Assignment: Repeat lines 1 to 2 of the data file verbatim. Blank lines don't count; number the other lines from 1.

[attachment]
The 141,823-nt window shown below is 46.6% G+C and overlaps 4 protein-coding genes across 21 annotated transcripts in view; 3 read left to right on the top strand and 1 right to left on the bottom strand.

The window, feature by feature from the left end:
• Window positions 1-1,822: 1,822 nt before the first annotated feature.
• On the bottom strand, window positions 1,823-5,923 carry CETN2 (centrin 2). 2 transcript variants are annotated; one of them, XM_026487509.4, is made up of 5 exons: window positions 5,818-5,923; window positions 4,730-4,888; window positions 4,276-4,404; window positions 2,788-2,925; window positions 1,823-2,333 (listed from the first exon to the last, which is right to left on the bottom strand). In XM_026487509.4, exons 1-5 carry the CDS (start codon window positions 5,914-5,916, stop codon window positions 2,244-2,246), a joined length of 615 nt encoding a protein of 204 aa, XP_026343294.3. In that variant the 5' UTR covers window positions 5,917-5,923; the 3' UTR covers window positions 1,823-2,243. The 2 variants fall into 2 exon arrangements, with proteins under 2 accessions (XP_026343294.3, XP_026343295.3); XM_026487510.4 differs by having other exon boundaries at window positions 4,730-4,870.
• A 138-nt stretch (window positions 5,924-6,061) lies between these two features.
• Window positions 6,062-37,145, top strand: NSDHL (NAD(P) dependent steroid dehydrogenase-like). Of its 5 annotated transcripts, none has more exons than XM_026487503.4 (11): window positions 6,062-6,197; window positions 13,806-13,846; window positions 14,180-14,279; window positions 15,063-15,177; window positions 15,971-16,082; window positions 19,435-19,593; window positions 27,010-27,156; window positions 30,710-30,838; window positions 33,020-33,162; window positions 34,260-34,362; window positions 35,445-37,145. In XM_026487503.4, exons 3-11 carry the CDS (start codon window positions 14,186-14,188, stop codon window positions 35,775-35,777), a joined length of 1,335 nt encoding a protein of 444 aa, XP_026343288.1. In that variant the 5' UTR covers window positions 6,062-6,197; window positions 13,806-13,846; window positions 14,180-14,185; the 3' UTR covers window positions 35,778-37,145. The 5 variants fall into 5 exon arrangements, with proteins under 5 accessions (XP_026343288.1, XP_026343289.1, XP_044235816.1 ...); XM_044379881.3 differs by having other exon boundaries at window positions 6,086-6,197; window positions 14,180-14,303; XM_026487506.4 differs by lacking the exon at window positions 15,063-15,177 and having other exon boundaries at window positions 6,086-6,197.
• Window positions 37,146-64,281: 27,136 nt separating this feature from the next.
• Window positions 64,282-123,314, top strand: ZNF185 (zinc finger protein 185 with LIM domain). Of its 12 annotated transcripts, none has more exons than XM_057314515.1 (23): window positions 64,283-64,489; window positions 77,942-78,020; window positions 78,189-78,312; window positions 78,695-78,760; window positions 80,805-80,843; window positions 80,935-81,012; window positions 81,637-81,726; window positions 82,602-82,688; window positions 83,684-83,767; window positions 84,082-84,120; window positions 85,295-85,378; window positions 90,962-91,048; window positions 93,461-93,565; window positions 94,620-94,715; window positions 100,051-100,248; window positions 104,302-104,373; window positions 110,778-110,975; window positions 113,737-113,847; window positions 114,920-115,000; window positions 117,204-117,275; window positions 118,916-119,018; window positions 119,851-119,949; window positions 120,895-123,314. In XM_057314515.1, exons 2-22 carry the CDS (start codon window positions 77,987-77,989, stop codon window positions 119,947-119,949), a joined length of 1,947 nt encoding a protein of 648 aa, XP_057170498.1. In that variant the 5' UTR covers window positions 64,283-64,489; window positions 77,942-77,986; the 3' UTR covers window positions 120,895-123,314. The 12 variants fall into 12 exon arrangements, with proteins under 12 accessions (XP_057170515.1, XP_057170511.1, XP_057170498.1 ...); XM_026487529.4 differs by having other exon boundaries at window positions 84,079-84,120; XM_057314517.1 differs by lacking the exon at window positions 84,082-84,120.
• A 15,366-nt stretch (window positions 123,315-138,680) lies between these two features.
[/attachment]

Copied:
The 141,823-nt window shown below is 46.6% G+C and overlaps 4 protein-coding genes across 21 annotated transcripts in view; 3 read left to right on the top strand and 1 right to left on the bottom strand.

The window, feature by feature from the left end: